The smartphone market includes traditional business-to-consumer (B2C) services such as selling the phone hardware, selling one-time services (e.g.  apps), subscription services, and disruptive innovation and experimentation (e.g. Uber and Instagram). It also includes large business-to-business (B2B) services, for example selling network infrastructure, hardware components, software, and back-office services. In 2021, around 1.4 billion handsets were sold for USD 481 billion (Statista2023b, c), while the telecom network equipment market was estimated to be around USD 539 billion in 2021 (Acumen2023). These related markets grow at between 2 % and 10 % per year as technologies are updated, new businesses are launched, and customer expectations change.

5.3 Lessons for the future wind energy digital ecosystem

The relevant lessons learned from the examples above can be summarised as follows.

  1. The digital future will be dynamic, with an unpredictable mixture of actors and technologies.

  2. There will be very few, if any, vertical solutions that directly connect the user with the hardware. Instead, most interactions will be between one layer and the next.

  3. Standards about interaction between and within different layers will be required to avoid market fragmentation.

  4. Specialist service providers will develop to support activities. These may be within a single layer or link one layer to the next.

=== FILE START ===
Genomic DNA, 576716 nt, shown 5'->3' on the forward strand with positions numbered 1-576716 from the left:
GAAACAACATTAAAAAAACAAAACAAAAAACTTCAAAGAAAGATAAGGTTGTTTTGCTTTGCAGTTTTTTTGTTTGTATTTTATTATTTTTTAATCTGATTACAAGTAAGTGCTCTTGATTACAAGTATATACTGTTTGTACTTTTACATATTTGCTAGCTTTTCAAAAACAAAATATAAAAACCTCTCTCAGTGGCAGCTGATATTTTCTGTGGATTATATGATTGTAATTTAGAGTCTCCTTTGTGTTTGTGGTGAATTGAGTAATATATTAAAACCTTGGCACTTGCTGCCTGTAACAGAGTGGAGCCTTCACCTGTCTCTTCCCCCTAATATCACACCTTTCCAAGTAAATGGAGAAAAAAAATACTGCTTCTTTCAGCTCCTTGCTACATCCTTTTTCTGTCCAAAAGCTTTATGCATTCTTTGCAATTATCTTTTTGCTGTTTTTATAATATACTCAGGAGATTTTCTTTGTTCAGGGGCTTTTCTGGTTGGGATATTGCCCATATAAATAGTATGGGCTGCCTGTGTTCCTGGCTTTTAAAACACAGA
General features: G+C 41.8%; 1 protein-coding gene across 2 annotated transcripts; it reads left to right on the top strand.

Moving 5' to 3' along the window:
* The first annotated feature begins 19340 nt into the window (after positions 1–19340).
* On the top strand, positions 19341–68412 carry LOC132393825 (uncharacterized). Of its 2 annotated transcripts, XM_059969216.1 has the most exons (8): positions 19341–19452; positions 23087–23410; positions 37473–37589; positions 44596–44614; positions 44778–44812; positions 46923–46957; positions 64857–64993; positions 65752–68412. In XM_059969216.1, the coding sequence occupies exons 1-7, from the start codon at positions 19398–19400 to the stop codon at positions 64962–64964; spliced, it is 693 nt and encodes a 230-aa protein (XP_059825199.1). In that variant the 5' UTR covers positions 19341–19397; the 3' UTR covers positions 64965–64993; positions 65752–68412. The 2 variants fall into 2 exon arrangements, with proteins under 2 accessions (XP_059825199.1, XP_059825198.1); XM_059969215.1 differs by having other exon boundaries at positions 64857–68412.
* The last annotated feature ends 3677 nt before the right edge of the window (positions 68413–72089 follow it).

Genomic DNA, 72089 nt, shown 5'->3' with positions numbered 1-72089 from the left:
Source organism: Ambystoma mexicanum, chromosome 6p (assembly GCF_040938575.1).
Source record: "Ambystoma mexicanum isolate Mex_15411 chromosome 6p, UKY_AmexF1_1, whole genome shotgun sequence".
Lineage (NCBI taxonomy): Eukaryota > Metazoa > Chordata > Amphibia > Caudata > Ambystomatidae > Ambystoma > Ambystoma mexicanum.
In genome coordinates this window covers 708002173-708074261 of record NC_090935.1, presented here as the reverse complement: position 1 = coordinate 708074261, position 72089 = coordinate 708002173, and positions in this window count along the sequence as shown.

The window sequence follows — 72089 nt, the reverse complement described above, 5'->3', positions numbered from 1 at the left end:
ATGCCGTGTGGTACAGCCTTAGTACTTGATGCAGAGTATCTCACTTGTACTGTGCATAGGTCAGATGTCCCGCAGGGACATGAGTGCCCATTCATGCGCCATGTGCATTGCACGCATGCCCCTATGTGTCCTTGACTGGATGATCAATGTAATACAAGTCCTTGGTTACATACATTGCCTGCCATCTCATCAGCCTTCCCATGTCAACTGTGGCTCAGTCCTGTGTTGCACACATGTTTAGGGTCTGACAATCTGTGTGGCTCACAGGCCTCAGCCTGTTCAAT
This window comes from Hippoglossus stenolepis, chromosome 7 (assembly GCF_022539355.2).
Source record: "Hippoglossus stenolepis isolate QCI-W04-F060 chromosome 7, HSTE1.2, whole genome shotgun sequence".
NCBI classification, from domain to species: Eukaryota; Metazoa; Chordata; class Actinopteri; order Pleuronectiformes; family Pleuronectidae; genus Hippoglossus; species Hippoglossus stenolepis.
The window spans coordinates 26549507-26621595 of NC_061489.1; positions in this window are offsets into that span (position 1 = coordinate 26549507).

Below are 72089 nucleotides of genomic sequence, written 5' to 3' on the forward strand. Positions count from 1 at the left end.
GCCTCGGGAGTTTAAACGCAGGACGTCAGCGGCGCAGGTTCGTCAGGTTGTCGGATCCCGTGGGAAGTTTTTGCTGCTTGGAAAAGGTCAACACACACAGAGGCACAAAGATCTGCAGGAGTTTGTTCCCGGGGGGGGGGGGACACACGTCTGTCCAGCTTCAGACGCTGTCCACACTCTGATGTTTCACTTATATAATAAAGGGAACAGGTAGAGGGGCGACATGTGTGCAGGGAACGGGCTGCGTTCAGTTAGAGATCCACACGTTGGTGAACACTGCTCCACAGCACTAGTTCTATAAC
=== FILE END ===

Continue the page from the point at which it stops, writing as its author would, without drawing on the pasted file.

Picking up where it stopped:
5. Services such as user authentication, permissions management, and intrusion detection will be essential for safe and reliable operation of the system.

  6. Innovation will happen in unexpected places and will take unexpected forms.

  7. It will involve a competitive, but collaborative, community.

These lessons learned should also be considered by the wind energy industry as it undergoes its digital transformation.

6 The grand challenges

In this section, we first describe how we identified the grand challenges, and then we introduce them.

6.1 Methodology for identifying the grand challenges

The grand challenges for the digitalisation of wind energy were identified by

  1. consideration of the conclusions from the previous sections of this paper;

  2. further stakeholder data collection, including (a) data sharing interviews and (b) diversity in wind energy;

  3. a combination of findings from steps (1) and (2).

These steps are described in more detail below.

6.1.1 Step 1: consideration of previous conclusions

The conclusions from the previous sections of this paper that are relevant for identifying the grand challenges include the following.